The Power Of Visuals: Tips for the inclusive classroom and beyond.

As far as teachers go, we like to talk, a lot.  Walk into any classroom and chances are you will see a teacher standing at the front of the room talking to his/her class.  We are story tellers, we are communicators, we are people who want to get our point across.

There are times when we just need to stop talking and let visuals communicate for us.

For teachers of students on the autism spectrum and other special needs, the power of visuals is invaluable.  Something amazing happens when I stop talking and put an image, or a written word in front of a student. It’s as if we speak a secret language. Many students do not process verbal information in a way that is effective for them to learn. Using pictures, videos, and even sticky notes can make a huge difference in the classroom.  These visuals can be replicated and used in a variety of settings.  I am encouraging the use of visuals with my students who have supported jobs, in their homes, and even in social situations. Especially with the increased availability of mobile devices, these visual tools can be utilized anywhere.

Here are some visual tools to try:

Start with low tech sticky notes:

Sticky notes are small.  You can’t fit a lot of words on them.  This is a good thing because it forces you to just write the most important pieces of information that the student needs.  I will often write the numbers 1,2,3 on a sticky note and next to each number I will write the directions to follow. Often a little drawing helps my students focus.  I could be talking all day but suddenly with the sticky note in front of them, my students are able to participate along with everyone else.

 

sticky note

Google Images:

Google images has become the search engine of choice for my students.  They need to see images in order to make meaning of what they are learning. Also, the process of filtering the images serves as formative assessment for me.  If they aren’t able to filter out the images that  do not go with the topic, they don’t understand it and I need to re-teach.

Did you know you can even use images to search?  No need to put words into the search bar.  Simply drag an image to the search bar and you are using the “search by image’ feature!  Here, I am dragging one of the images of a tiger into the search bar:

2015-04-26_22-34-31

Create a Video:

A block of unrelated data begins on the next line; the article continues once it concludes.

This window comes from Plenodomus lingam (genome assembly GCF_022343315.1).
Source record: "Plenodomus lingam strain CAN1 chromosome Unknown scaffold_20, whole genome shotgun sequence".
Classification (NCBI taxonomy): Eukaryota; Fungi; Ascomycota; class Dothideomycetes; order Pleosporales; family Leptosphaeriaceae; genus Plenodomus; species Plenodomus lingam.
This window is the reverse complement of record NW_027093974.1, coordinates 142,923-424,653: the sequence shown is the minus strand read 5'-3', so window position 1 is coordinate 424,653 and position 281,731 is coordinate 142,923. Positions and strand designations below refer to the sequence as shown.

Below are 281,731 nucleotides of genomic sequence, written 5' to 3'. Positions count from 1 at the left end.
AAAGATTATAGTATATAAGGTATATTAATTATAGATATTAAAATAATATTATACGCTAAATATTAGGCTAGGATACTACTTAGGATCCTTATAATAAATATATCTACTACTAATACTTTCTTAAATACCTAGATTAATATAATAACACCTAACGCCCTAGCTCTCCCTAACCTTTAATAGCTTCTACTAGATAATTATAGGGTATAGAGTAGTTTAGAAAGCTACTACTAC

With amazing sites like Pow Toon on the internet, it is easy to create animated videos and presentations for your students.   Here is a short video that I made to show simple steps for writing a thesis statement. Click the image below to open the video.

PowToon Image

Other favorite sites for creating videos:  GoAnimate, Animoto, WeVideo

Make An Infographic:

Piktochart claims you can make a beautiful infographic in 10 minutes.  Sticking with the thesis writing theme, here’s what I created in about 7.

 

Untitled InfographicThere are many other tools that you can use to create interesting visuals for students.  Let’s try to do less talking.  Sit back, and watch the learning happen.

 

What are your favorite visual tools to use in the classroom? 

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5 Reasons/Ways To Use Googledocs With Students With Autism

Logo Google 2013 Official

By Google INC (Traced from File:Logo 2013 Google.png) [Public domain], via Wikimedia Commons
I have been a teacher for almost 20 years and I have always worked with students with special needs.  Much of my recent work has been with students on all ranges of the autism spectrum.  One of the biggest challenges for my students is getting their thoughts and ideas out to the world, both on paper and verbally.   In the world of special educators it is referred to as “written and verbal expression”.  It’s tricky to tell exactly what gets in the way or which issue is causing what when it comes to students with disabilities expression.   Students are complicated and so is writing/speaking.  My students have endless IEP goals dealing with generating topics, using graphic organizers to plan their writing, editing checklists, sentence starters, etc.  I have color coded, created visuals, scaffolded like there’s nobody’s business and still my students’ progress is slow at best.

Until now.

Ok, I’m being a bit dramatic but it really does feel like a huge shift.

About two years ago my school started a pilot program with chromebooks.  The departments were given carts and we shared them.  We had an opportunity to try the chromebooks and see how they could be used as a tool to help our students learn.  I jumped at the chance to use the chromebooks and hoarded the cart regularly.  They were new, they were shiny, and I didn’t really know how to integrate this new tool into my classroom.  Now we are officially a 1:1 school.  Enter Googledocs!

Here are 5 ways that I use Googledocs with my students and why they work.  Continue reading